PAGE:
Thursday, 26 February 2015

Thoughts on the Privacy of Pain

The notion of pain x belonging to a single person, and no one else, has been said to lead to a position on the necessary irreducibility of pain and indeed of all other phenomenal states.

It's also said that pain is “not dependent for its existence on anyone else”.

So where do we go from there?

If we communicate our pain to others, then we'll use a public language to do so. That language may well colour the experience of pain itself. And, as Wittgenstein argued (I think), even the private experience will be coloured by public language to some extent. Yes, there is a sensory and experiential basis to the experience of pain. Though that can't be communicated in its purity (as it were) to another or even to oneself. And it certainly isn't an “objective fact”.

So what is it?

The sensory experience is an x (“I know not what”) which grounds public- and self-talk about it.

Another argument for the particularity - and therefore non-scientific or even non-naturalistic nature - of pain is summed up by this sentence: “No one else could have that particular pain.”

Is that any more strange than no other brick can be like that brick over there? Even public utterances are singular in the sense that each one will be unique in some way. The colour of that bee is unique. So I'm not sure that pains are anymore particular than other things.

In addition, it's said that no one else can feel my particular pain in the way I feel my particular pain.

Ditto. One brick can replicate another brick. Still, it's not the same brick.

Pain as an Objective Fact

Some people have talked about a person's pain being an “objective fact”: as being as objective as anything else.

Yes, it's real and part of reality; though is it objective?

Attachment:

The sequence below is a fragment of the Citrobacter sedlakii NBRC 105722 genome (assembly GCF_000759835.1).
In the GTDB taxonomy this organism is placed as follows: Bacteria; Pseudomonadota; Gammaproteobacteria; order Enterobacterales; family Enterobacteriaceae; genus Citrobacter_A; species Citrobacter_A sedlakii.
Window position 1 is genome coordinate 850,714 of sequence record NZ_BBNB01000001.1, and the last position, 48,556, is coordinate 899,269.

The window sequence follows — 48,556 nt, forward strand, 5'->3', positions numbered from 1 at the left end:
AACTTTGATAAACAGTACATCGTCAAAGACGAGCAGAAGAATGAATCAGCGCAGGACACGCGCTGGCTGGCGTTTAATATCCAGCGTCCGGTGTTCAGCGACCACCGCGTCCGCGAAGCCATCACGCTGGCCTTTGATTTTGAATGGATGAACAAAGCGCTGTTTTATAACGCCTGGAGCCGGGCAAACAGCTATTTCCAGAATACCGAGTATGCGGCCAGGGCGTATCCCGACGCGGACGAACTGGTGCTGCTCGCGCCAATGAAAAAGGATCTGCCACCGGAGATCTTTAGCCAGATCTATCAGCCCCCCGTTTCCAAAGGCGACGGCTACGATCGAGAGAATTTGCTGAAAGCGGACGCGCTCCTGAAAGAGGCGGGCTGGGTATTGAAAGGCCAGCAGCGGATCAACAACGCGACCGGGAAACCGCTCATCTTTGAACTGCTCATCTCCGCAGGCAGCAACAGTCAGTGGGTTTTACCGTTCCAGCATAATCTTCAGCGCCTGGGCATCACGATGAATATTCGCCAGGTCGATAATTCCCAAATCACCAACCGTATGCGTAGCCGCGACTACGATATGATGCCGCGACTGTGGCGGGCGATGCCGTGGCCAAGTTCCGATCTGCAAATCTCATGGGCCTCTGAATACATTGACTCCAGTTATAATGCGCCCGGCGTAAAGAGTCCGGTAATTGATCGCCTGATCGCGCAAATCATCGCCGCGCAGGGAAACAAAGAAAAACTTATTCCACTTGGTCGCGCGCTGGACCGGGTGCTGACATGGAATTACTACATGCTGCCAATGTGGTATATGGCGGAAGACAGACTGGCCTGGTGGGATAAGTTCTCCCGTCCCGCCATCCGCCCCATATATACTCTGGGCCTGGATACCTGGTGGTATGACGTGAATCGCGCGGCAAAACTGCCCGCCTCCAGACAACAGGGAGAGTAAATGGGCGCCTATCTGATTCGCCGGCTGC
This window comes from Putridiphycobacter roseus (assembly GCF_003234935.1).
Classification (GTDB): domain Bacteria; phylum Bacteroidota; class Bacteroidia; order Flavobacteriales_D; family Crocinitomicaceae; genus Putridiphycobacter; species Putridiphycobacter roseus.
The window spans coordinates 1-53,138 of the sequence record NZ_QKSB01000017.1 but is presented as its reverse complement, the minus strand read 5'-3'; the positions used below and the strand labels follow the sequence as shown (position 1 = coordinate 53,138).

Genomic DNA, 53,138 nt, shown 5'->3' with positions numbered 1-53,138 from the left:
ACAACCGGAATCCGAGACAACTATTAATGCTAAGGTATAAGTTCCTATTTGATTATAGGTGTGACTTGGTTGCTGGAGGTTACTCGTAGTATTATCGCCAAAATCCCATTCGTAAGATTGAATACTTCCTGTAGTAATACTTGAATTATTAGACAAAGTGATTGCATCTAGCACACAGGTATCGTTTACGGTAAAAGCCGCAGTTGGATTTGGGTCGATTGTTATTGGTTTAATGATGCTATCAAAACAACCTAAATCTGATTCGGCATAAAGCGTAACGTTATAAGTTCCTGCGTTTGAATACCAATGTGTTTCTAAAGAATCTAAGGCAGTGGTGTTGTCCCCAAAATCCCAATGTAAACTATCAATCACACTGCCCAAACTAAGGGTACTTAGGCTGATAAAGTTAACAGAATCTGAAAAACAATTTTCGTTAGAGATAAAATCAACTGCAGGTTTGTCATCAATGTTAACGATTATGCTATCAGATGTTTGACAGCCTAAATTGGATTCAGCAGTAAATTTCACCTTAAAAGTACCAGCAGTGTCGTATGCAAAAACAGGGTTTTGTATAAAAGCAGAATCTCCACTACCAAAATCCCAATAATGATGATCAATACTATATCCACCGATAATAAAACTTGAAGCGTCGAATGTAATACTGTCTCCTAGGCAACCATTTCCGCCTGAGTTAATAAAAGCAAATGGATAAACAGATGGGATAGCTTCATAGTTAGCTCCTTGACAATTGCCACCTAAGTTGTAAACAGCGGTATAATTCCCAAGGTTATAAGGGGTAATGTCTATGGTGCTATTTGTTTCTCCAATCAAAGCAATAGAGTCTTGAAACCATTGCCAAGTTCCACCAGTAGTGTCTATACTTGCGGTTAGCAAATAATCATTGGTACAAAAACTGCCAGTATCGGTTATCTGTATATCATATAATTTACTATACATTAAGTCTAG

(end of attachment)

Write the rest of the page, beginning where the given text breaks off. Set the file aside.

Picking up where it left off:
There is indeed “something it's like” to be stung by a bee; though to call it an “objective fact” doesn't seem to correct.

However, none of this is a complete denial of the private nature of experience or pain.

Having said that, since we take a very circuitous route to the physical reality of DNA, atoms and electrons, perhaps we can do the same for pains; though it's true that they are not like-for-like cases. Nonetheless, being “externally identifiable” may still not be a necessary criterion for something's being physical.

Just as we can't perceive the atom, so we can't perceive another person's pain except through their behaviour. We believe in the existence of atoms because of a lot of theory, models and, yes, observable phenomena (in cloud chambers, etc.). Then again, the clues we have for another person's pain don't necessarily mean that the pain is physical. The clues (behaviour) are physical; though their causes may be non-physical. (Human behaviour being equivalent to the "traces" of atoms in a cloud chamber.)

Much of the behaviourist school, Wittgenstein, functionalism, etc. was but a way to make the mental (or pain) externally identifiable and thus scientifically kosher. Nonetheless, it can be said that pain and other mental phenomena still underpinned behaviour and language-use; as well as mental functions (as they are expressed by “overt behaviour”). Thus the problem wasn't really solved.

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